Sotos Syndrome 

Sotos syndrome is a congenital overgrowth syndrome that affects approximately 1 in 14,000 of the population. It was first recognised as a syndrome in 1964. Initial research often used the terms ‘cerebral gigantism’ and ‘Sotos syndrome’ interchangeably to refer to the same condition, due to the large head circumference that is associated with the syndrome. However, cerebral gigantism is no longer considered appropriate and therefore the condition is now only referred to as Sotos syndrome. 

The following features are typically used to establish an initial, clinical diagnosis: 

  • Characteristic facial appearance 
  • Learning disability 
  • Childhood overgrowth 
  • Increased head circumference 

In approximately ninety percent of cases, the clinical diagnosis is confirmed using a genetic test to detect an abnormality on the NSD1 gene. Some individuals may be diagnosed at birth but many others do not receive a diagnosis until well into childhood. 

Medical problems that can affect children with Sotos syndrome include: 

  • Congenital heart and kidney defects 
  • Epilepsy 
  • Scoliosis (curvature of the spine) 
  • Persistent infections of the urinary and respiratory tracts 

Sotos Syndrome is an autosomal dominant condition which means that if either one of the parents has Sotos, there is a fifty percent chance that each of their children will inherit the condition. The chance of a couple having a second child with Sotos syndrome is the same as for any other couple (approximately one in fourteen thousand) provided they do not have the syndrome themselves. 

Tall Stature 

Children with tall stature, i.e. above the 99.6th centile, are usually so because of genetic reasons – they simply have tall parents! This is referred to as constitutional tall stature. However, tall stature may also be associated with various paediatric syndromes that require specialist assessment. Two of these conditions are Marfan syndrome and Sotos syndrome.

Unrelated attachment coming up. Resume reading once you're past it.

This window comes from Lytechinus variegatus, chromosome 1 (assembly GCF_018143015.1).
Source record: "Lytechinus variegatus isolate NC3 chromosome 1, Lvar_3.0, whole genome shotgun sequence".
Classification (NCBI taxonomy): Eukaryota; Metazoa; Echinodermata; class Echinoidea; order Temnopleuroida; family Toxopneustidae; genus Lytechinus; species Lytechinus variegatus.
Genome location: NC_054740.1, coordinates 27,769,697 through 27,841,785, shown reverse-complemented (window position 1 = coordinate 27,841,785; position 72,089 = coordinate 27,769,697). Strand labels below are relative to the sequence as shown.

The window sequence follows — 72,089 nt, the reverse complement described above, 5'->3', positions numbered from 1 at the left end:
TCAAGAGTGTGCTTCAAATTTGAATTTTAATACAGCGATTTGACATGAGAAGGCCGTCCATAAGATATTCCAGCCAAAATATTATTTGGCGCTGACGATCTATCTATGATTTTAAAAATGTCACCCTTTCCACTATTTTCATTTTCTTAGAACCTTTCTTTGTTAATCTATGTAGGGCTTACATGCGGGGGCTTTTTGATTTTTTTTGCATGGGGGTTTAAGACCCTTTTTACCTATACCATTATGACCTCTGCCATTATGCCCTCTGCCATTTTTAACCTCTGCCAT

Constitutional tall stature 

Tall stature in childhood usually presents less initial concern than short stature because, at least in early childhood, being tall can be advantageous. However, excessive tall stature can cause problems, particularly at school. It may be difficult to remember that a five-year old child who has the stature of an eight-year-old only has the educational and emotional development of a five-year old. Their size can seem inappropriate for their classroom peers and so very tall children may be labelled as clumsy or aggressive. 

 Typical growth chart for Sotos Syndrome 


Useful Links and Downloads

General overview of Sotos syndrome:
A summary of cognition and behaviour research in Sotos syndrome:
Please see our Research pages for latest papers on Sotos Syndrome

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